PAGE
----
Recently, I asked my congregation to come with me, listen and sit close to Jesus as he petitioned his Father in John 17. What a privilege it was to listen in and glean from this most sacred prayer.

We as a church sat up close as Jesus’ love for his disciples, and those who would come after them, poured out in his prayer. To consider this prayer takes place just moments before the events of passion week begin points ever clearer to the loving heart of our Shepherd.

As we reflected, I found it amazing that the focus of Christ’s prayer was on the unity of the Church.

Unity in the Church is designed to be a reflection of the unity that exists within the Godhead. “I pray that they be one, even as we are one” (John 17:11).  The fact that Jesus makes reference to unity no less than four times certainly demonstrates the priority that God places on unity within the Church.

What is a priority for Jesus ought to be a mandate for those of us who have the privilege to serve as His under-shepherds.  While most of us and our leaders would agree that the Church needs to be unified, we struggle to gain ground in this area. As I have the opportunity to walk with and listen to many pastors, I get the sense that we struggle because we have a tendency to unify around the wrong things.

The Church today is more divided than any other time in my life. The political climate, racial tensions, volatile world events have all splintered the Church in ways that have hindered our testimony to the world.

So what connects our EFCA East churches with other churches around the world? What connects our EFCA East churches with the Church 100 years ago? Five hundred years ago? One thousand years ago?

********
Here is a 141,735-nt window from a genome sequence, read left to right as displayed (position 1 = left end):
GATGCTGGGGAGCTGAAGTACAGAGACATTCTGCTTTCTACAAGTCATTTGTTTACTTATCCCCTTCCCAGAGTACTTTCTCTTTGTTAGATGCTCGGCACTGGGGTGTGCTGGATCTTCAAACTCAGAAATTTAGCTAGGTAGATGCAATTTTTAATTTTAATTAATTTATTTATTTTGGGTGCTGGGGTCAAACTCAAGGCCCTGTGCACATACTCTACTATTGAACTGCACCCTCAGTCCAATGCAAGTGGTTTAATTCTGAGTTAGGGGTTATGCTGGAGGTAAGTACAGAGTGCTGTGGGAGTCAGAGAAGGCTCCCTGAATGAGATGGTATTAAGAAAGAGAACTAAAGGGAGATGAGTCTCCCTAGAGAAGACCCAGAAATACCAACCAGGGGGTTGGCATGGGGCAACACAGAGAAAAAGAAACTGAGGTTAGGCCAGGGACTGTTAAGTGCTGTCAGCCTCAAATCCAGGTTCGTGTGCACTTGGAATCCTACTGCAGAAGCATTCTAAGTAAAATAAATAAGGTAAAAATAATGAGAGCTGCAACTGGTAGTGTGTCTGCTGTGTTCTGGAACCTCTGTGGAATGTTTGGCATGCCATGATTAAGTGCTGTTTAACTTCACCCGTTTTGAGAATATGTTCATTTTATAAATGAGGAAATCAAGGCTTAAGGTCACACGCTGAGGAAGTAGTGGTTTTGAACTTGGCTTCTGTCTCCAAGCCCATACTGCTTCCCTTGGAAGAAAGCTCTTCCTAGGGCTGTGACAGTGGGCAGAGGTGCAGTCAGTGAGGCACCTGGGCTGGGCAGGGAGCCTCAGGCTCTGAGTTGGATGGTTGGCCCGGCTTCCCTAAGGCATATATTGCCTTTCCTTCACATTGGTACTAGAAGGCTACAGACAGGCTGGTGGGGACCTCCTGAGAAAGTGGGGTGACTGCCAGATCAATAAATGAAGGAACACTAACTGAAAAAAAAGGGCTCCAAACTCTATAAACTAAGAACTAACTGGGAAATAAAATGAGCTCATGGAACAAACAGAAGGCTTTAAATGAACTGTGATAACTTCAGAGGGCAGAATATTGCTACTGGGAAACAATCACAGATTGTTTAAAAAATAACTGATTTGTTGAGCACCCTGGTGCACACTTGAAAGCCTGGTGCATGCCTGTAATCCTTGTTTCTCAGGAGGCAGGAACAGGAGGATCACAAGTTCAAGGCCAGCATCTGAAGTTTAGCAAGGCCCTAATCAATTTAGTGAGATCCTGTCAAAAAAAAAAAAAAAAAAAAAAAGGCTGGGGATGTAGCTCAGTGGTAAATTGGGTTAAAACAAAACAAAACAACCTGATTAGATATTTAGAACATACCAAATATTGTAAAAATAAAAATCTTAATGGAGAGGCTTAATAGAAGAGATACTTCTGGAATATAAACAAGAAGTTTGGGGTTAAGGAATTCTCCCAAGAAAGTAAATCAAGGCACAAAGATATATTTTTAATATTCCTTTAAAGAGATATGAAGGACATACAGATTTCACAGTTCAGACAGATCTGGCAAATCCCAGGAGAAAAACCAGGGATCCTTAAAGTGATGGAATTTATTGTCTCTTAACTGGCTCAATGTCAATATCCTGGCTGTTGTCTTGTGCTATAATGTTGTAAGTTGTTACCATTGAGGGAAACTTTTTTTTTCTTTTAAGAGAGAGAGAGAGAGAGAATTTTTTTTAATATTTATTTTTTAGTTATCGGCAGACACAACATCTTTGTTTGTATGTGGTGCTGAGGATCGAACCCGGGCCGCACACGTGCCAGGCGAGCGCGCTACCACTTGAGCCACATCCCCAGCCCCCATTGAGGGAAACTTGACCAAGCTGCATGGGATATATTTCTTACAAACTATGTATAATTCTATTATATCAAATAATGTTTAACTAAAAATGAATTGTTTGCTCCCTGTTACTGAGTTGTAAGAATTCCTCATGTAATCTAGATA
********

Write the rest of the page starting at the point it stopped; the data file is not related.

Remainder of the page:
It’s not our politics. It’s not our challenges regarding racial injustice, even though, sadly, racial injustice has been present for centuries. The glue that should connect EFCA East to churches around the world and across the centuries is our unwavering commitment to the essentials of the Gospel!

The changes that many of us would agree need to take place in our culture are not the root of our problem, but the fruit of our problem. It’s the transforming power of the Gospel that softens hearts, changes mindsets and shifts culture. As leaders in God’s Church, it is our responsibility to be faithful to the message of the Gospel and demonstrate, by our own examples, how the applied Gospel manifests itself in loving all people, honoring all people and upholding the dignity of all mankind created in the image of God.

Christ is the solution to every problem in every culture and every time period. Christ is the Hope of the World and we as leaders are called to uphold this truth without minimizing the changes that need to take place.

I know you know this. I also know the pressure that we often feel to address the loud voices around us. We hear the cries, we see the pain, we try and navigate our churches and leaders through all the confusion while we wonder what’s the best way to proceed.

I get it. You want to be faithful. You want to be authentic. You want to be a part of the solution to many of the challenges your church and your community face; and while you seek for the golden nugget, the healing words, you know in your heart the answer hasn’t changed.

It’s Jesus! He is the answer and He is our hope.

I take great comfort in knowing that when Christ prayed for His disciples, he knew full well what the next couple of years would present to them. Social, political, racial and familial unrest was soon to come upon the Church, but Jesus doesn’t pray for them to avoid it. He doesn’t pray for how they should address it. He prays that in the midst of it all, they would remain in unity!

The unity of the Church is to be gathered around the essentials of the Gospel. The unity of the Church is what will get the attention of the world.

Listen to Christ’s words:

John 17:21–23 (ESV)

21 that they may all be one, just as you, Father, are in me, and I in you, that they also may be in us, so that the world may believe that you have sent me. 22 The glory that you have given me I have given to them, that they may be one even as we are one, 23 I in them and you in me, that they may become perfectly one, so that the world may know that you sent me and loved them even as you loved me.